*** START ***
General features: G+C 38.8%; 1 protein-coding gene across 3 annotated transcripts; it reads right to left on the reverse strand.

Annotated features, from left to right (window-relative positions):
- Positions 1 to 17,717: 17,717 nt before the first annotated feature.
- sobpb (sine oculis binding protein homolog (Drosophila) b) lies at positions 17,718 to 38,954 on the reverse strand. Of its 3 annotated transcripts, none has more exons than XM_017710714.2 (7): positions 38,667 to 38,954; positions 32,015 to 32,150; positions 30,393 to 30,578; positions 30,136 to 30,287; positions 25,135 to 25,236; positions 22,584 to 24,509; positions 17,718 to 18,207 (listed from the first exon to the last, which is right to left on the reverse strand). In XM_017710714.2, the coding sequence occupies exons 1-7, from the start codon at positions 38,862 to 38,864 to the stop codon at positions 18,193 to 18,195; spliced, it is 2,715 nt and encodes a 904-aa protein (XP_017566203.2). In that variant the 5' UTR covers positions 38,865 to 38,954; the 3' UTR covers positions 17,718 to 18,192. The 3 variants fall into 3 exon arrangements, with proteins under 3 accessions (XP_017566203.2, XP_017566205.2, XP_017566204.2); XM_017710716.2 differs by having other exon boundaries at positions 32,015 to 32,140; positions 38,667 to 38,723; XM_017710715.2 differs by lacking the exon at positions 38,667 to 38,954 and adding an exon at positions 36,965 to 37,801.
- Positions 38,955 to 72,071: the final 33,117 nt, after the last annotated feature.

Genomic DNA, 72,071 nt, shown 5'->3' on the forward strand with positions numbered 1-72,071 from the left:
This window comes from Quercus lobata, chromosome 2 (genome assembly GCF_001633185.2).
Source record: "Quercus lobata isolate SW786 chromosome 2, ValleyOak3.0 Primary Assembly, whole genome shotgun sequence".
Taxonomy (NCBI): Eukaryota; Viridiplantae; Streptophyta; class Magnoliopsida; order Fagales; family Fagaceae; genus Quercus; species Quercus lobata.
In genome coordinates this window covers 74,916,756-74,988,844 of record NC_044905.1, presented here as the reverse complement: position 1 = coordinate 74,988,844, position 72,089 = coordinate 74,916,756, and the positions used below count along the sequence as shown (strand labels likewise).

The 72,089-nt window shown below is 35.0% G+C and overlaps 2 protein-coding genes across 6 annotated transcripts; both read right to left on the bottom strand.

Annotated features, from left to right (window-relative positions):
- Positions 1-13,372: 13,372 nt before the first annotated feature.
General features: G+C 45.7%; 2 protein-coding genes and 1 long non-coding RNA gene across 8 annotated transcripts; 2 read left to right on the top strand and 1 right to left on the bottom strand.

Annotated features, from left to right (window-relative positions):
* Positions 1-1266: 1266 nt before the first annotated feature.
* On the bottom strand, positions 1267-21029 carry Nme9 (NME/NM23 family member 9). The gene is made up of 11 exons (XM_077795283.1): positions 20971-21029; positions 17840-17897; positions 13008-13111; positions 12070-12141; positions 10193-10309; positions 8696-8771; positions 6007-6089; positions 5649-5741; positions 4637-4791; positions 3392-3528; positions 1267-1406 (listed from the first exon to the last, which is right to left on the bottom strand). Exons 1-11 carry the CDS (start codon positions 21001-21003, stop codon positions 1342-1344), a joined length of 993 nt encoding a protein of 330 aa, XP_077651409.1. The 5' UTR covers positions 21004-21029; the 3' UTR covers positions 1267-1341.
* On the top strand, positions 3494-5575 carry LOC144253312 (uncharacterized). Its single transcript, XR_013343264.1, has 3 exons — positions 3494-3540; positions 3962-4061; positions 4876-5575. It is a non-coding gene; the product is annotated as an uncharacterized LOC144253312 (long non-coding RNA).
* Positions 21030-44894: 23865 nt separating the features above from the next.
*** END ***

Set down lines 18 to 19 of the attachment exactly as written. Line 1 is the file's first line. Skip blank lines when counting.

* On the top strand, positions 3494-5575 carry LOC144253312 (uncharacterized). Its single transcript, XR_013343264.1, has 3 exons — positions 3494-3540; positions 3962-4061; positions 4876-5575. It is a non-coding gene; the product is annotated as an uncharacterized LOC144253312 (long non-coding RNA).
* Positions 21030-44894: 23865 nt separating the features above from the next.